Piano virtuoso Yuja Wang could have gone anywhere for this interview. She chose ... Universal Studios?

Yuja Wang has a new crush: the fast-talking, buck-toothed Donkey from “Shrek” addressing tourists at Universal Studios Hollywood from the window of a waffle cart.

“Step on up. Nice hair. Bring it with you,” Donkey teases one woman.

Wang stands transfixed in her skin-tight fuchsia minidress and oversized glam-girl sunglasses, her outfit popping out against the crowd of straw visors and denim shorts. At this moment the global classical music star is simply a smitten innocent, let loose in a theme park.

“Oh, I looove this Donkey!” she coos, stirring a frozen latte. “OMG! Look at him!” She tosses her head back, spiky bits of her layered bob blowing every which way, and she unleashes a powerful, deep belly laugh out of sync with her coquettish demeanor. “Wah-ha-ha!” she guffaws, before composing herself.

Nearly a decade after she started to set the classical music world ablaze with her technically dazzling piano concertos and sexy, convention-defying outfits onstage, Wang is one of the most distinctive, acclaimed and popular figures in the classical music world. She is also a thicket of contradictions. She’s a blinged-out fashionista who’s whip-smart, rattling off titles of recently consumed highbrow books and films; a speed-talking, admitted “cellphone addict” who nonetheless relishes languid strolls through parks in her slivers of down time; a powerhouse performer who gets nervous before every appearance; a passion-to-the-wind personality respected for her refined musical intelligence.

Today, hours after arriving in L.A. from Santa Barbara, where she performed at a Music Academy of the West gala with French pianist Jean-Yves Thibaudet, she is the piano virtuoso who has chosen to blow off steam at Universal Studios. The rare half-day off comes before an extended engagement begins Friday with the Los Angeles Philharmonic, where Wang is one of the most popular soloists — a performer whom the orchestra will book for not two or three concerts at a time but seven.

Over the next two weeks, Wang will perform Bartók piano concertos with Gustavo Dudamel conducting. She’s played the Hungarian composer’s individual concertos this season, including at the National Centre for the Performing Arts in Beijing and with the Royal Stockholm Philharmonic Orchestra. But the Walt Disney Concert Hall run will be the first time she’ll tackle the vastly different cycle of three concertos in one engagement. It’s a challenge she’s excited to take on, particularly with Dudamel.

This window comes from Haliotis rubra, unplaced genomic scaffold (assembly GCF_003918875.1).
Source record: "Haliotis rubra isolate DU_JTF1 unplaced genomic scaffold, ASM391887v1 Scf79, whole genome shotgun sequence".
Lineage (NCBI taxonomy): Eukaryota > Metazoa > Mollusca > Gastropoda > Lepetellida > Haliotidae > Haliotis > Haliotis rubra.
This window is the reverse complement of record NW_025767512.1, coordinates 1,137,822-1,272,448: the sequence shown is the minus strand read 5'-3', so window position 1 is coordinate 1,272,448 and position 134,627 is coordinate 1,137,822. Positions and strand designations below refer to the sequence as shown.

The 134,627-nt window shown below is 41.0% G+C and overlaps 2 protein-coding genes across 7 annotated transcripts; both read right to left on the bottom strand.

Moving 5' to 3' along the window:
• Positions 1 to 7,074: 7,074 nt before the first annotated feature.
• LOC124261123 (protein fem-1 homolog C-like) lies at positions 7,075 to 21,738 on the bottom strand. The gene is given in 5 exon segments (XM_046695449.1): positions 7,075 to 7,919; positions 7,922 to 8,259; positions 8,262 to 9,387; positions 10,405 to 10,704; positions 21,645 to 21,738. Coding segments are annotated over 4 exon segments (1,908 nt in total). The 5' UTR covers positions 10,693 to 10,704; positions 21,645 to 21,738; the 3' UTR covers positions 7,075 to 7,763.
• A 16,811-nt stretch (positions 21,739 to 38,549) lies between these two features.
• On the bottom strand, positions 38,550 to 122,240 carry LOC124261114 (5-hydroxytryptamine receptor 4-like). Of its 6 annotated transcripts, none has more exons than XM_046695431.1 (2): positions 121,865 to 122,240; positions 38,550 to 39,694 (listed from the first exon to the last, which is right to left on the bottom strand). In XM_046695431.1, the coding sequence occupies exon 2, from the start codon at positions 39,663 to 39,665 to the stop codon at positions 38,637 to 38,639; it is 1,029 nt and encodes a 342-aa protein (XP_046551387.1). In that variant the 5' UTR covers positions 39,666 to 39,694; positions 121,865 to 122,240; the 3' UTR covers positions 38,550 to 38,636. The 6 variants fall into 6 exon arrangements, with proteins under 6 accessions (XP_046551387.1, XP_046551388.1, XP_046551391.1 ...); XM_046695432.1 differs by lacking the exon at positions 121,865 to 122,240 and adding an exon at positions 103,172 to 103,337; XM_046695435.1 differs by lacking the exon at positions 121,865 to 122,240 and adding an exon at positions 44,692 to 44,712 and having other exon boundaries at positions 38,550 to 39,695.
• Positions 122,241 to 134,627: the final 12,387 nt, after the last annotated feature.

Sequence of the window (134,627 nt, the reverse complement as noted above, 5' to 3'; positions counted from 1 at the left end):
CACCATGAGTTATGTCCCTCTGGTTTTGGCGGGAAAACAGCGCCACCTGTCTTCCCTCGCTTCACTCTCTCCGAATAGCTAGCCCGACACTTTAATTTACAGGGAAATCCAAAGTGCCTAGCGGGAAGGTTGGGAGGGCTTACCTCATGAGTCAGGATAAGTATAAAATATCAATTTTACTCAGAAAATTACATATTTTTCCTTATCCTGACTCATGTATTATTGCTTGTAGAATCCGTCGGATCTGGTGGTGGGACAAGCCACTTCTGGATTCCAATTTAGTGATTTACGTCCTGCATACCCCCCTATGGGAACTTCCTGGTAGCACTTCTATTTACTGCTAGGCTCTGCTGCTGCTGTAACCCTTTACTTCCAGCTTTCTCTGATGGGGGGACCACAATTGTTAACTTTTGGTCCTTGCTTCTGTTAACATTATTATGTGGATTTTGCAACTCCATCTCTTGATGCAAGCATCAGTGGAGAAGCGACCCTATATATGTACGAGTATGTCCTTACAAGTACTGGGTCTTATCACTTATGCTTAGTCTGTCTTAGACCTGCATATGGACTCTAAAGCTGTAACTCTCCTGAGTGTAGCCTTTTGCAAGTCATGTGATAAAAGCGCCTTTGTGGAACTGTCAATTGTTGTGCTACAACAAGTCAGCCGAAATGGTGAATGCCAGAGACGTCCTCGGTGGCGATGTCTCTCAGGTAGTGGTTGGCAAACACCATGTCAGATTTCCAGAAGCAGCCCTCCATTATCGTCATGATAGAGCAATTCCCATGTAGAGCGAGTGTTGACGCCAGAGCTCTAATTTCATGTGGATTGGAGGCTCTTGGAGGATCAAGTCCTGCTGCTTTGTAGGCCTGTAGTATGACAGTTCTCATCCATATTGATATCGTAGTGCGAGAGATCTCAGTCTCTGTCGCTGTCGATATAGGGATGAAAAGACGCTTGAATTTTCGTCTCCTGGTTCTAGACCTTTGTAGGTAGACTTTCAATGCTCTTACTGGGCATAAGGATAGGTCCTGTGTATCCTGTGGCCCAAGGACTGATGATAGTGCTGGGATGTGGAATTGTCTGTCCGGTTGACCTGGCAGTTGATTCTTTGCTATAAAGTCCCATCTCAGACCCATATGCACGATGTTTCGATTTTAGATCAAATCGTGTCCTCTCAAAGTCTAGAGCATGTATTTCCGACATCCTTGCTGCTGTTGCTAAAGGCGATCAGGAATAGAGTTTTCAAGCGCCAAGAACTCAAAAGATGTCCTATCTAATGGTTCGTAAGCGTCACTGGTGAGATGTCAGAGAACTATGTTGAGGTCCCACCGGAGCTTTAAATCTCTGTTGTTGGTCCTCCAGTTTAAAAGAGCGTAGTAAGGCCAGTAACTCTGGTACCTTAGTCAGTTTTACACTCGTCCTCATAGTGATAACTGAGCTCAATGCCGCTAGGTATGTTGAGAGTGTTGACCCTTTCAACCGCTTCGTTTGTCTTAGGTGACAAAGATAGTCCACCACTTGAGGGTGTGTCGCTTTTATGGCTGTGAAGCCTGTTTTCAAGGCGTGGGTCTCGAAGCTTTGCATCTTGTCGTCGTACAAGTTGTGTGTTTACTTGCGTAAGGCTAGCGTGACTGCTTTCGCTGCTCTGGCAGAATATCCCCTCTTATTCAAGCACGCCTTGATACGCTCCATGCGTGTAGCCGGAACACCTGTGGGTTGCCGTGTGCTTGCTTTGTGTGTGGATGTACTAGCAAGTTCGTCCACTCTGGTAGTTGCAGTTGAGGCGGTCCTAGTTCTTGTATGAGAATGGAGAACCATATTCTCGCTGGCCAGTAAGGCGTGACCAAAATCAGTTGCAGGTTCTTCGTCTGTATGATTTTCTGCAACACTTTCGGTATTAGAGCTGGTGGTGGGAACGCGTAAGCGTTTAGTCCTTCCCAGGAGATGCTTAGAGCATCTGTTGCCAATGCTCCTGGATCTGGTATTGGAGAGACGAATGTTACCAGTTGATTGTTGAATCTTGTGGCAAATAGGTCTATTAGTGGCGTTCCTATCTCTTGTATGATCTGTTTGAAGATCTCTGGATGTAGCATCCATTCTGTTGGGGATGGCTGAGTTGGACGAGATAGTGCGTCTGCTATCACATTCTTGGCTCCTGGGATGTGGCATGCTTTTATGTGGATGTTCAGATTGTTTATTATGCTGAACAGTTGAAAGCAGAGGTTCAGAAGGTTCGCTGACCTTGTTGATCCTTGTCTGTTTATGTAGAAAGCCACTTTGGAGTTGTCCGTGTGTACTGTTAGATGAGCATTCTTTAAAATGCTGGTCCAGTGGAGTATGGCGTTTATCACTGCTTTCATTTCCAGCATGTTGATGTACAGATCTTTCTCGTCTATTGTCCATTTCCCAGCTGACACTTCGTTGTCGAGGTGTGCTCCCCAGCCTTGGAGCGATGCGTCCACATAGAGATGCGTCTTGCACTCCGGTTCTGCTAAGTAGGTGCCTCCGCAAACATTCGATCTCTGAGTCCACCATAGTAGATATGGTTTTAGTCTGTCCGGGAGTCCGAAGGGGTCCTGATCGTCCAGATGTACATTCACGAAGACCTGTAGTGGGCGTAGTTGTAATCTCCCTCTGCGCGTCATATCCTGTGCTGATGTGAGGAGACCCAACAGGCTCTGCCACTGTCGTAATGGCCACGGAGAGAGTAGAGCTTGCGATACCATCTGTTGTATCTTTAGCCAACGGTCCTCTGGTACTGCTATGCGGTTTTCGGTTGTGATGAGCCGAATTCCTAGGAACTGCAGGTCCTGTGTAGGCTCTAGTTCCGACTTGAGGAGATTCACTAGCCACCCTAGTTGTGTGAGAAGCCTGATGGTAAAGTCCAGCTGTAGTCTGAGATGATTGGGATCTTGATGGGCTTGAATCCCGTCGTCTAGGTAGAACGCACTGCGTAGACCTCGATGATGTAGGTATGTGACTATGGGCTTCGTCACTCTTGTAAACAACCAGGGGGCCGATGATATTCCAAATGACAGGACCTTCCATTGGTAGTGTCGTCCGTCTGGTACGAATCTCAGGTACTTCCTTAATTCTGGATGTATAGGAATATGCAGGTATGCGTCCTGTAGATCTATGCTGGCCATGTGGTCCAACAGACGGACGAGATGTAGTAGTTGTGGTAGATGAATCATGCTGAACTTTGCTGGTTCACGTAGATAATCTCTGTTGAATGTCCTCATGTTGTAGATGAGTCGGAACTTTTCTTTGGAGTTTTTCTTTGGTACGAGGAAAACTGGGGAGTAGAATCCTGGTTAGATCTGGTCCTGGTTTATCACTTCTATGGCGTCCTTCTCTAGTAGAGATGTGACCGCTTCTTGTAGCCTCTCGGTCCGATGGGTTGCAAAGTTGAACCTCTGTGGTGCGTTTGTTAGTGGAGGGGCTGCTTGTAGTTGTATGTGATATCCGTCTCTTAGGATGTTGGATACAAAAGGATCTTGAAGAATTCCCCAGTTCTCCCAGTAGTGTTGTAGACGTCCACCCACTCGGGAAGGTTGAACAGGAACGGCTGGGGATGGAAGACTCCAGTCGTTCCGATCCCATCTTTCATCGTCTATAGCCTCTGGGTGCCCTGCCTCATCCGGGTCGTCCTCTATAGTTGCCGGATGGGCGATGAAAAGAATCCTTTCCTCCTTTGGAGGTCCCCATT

“We have good chemistry,” she says in an L.A. Phil fleet car on the way to Universal. “It’s all about growing, about stepping into this unknown territory together. These two weeks — it’s going to be a journey.”

Of Bartók, she adds: “I find him a mysterious person and I’m trying to understand him. There’s always this background theme of people not getting what they wanted, this longing, that interests me.”

Then, upon our arrival: “Universal Studios, yah!”

Wang chose Universal as the location for an interview about her upcoming concerts, her career and her future largely because she’s such a big movie fan, she says. “I watch so many on the flights.”

Entering the theme park, Wang teeters on high-heel platform sandals as she heads through the turnstile and later navigates the uneven cobblestone paths. Now 30, Wang says she has outgrown some lifestyle choices for which she’s known. Of fashion, once an obsession, she says, “Oh, it was a phase.” On Hollywood clubbing: “Also a phase. Been there, done that.”

Instead, Wang is thinking more about the future. The Beijing-born musician has been playing piano since she was a 6-year-old prodigy. With 24 years of experience performing, she has less in common with fellow millennials and is more aligned with mid-career people who are 15 to 20 years her senior and contemplating, like her, the proverbial “Is this all?” and “What next?”

The answer could very well be teaching, Wang says. She enjoyed mentorships with San Francisco Symphony Music Director Michael Tilson Thomas and the late Italian conductor Claudio Abbado, among them. This season she switched hats, teaching master classes at Tel Aviv University and New York’s Manhattan School of Music. The recent visit to the Music Academy of the West got her thinking: Teaching would allow Wang, who spends only about one month a year in her Manhattan apartment and is booked with engagements through 2019, “to stay in one place longer.”

“I was thinking of maybe teaching there in the summer and just scouting out the place,” she says of Santa Barbara. “You can learn a lot from a student, especially a talented one,” she adds, slinging over her shoulder a Moschino bag that’s stuffed with a bright orange dress, lest she need to change outfits.

Suddenly, Wang stops at Harry Potter’s snow-capped Hogsmeade Village, raising her iPhone to snap photos.

“Or I could be a photographer,” she jokes. “I just love to take pictures.”

When the midday sun becomes too unbearable, Wang takes refuge at one of the park’s “cool zones,” posing with hands on hips and pursed lips in front of the enormous fan as if she were a Sports Illustrated model. She may be the Beyoncé of the classical music world, but no one in this crowd recognizes her — though they are not disinterested, stretching their necks to admire the pretty woman in the tight dress.